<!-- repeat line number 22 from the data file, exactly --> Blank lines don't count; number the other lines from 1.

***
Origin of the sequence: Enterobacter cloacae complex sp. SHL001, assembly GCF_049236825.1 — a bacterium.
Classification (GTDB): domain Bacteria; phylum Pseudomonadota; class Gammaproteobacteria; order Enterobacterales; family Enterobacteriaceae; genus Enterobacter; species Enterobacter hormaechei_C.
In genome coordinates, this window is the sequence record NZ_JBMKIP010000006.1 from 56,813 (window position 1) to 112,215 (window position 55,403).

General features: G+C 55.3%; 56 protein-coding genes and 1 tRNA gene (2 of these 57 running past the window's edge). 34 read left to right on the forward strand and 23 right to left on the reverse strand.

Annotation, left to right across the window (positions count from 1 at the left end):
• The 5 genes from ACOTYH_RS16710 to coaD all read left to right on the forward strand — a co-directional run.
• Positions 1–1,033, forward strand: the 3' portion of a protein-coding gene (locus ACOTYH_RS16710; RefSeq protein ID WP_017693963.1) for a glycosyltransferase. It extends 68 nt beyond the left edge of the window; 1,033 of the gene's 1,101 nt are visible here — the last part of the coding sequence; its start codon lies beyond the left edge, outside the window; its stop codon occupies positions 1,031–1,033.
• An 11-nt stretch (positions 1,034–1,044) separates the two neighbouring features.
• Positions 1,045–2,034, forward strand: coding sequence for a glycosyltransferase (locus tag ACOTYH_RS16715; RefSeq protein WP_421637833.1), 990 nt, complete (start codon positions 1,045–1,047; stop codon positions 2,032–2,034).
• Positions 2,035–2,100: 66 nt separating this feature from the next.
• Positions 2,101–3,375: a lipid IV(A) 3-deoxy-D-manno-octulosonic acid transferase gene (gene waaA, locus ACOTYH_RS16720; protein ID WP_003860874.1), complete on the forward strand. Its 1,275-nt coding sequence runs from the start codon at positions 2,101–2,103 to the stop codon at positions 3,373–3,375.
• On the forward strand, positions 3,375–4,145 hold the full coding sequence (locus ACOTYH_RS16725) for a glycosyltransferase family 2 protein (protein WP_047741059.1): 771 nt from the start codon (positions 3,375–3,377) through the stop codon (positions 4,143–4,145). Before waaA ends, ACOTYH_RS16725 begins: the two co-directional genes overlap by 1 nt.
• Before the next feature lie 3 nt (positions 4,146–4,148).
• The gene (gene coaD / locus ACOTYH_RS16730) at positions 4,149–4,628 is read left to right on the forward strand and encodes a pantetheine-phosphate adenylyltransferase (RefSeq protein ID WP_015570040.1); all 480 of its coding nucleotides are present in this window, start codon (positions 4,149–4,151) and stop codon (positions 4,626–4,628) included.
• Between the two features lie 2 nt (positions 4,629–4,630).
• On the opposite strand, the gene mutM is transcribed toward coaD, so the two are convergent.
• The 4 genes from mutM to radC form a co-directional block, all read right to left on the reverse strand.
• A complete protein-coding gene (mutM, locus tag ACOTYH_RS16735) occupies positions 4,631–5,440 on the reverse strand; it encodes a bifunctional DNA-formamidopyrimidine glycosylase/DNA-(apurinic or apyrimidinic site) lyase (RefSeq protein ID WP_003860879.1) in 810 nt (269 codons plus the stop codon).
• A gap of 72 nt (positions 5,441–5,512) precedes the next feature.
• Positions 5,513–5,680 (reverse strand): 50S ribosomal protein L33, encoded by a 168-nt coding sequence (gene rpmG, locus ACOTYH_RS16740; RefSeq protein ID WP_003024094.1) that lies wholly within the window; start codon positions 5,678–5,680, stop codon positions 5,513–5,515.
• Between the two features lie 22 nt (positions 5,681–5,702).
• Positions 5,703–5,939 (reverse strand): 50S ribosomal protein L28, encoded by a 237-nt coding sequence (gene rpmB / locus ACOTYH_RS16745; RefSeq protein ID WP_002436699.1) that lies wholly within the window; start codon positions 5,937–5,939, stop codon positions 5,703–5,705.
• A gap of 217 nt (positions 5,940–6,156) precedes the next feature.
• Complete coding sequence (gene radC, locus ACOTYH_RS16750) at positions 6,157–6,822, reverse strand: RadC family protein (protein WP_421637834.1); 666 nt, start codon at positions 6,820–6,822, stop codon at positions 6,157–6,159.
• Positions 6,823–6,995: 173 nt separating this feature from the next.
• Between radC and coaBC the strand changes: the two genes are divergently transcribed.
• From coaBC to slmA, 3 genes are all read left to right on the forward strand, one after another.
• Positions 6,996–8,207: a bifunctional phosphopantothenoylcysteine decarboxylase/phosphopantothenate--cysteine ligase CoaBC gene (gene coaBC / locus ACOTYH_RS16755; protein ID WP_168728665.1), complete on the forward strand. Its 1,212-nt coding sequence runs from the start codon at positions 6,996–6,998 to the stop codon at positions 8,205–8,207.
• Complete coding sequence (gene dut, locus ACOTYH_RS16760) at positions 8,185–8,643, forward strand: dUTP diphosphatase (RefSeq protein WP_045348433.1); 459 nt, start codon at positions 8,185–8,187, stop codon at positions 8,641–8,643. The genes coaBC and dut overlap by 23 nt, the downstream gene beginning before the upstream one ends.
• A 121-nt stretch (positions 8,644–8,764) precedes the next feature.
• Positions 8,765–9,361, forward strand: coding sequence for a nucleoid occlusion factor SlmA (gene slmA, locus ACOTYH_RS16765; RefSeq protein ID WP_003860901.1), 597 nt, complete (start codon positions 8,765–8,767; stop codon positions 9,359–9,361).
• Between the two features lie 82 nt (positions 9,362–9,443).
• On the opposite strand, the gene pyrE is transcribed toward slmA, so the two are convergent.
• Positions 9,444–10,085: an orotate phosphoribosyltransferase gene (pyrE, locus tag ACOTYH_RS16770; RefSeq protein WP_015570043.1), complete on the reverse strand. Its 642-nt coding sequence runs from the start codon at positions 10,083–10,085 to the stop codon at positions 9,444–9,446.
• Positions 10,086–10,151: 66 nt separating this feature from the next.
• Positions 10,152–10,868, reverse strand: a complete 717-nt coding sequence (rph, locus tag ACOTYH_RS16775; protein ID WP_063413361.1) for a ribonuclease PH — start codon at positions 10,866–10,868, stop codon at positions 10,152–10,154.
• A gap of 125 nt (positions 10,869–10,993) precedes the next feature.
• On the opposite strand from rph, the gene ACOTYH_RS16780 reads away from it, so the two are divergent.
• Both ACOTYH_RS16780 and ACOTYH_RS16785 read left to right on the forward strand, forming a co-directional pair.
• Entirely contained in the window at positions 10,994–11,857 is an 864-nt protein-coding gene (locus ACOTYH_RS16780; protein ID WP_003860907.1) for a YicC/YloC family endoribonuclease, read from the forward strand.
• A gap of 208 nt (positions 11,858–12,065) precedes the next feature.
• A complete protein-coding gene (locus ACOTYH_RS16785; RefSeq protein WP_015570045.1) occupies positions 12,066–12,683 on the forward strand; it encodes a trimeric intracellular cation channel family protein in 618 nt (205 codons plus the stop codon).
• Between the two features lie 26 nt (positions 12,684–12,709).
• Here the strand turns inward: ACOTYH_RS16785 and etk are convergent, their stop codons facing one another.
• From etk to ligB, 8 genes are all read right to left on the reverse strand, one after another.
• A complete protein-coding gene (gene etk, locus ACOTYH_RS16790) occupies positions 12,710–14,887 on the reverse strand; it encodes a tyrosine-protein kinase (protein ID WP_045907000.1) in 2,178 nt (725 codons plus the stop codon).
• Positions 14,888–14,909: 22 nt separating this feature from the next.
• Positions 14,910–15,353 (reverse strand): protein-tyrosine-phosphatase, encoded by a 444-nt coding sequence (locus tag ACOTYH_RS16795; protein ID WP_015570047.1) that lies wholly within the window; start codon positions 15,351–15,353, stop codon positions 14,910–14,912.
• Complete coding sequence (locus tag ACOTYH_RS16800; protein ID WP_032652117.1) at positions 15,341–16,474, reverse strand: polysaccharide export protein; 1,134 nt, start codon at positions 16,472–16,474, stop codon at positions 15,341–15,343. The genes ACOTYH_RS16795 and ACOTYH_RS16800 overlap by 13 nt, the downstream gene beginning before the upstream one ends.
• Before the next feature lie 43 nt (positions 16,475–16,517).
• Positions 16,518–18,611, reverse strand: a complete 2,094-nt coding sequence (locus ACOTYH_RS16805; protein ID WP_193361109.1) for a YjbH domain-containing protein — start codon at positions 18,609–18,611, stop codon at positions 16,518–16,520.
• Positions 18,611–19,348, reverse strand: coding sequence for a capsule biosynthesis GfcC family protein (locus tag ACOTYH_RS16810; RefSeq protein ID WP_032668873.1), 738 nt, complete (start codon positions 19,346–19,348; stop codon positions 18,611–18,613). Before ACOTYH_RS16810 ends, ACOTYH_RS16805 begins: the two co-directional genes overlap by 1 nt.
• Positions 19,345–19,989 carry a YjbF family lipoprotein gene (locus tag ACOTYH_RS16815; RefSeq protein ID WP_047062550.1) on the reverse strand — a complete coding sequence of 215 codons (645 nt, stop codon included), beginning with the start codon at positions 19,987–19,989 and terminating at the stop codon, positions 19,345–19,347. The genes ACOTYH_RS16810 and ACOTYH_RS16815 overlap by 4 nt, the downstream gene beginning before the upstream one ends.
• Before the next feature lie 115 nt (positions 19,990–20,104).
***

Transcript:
• Positions 5,703–5,939 (reverse strand): 50S ribosomal protein L28, encoded by a 237-nt coding sequence (gene rpmB / locus ACOTYH_RS16745; RefSeq protein ID WP_002436699.1) that lies wholly within the window; start codon positions 5,937–5,939, stop codon positions 5,703–5,705.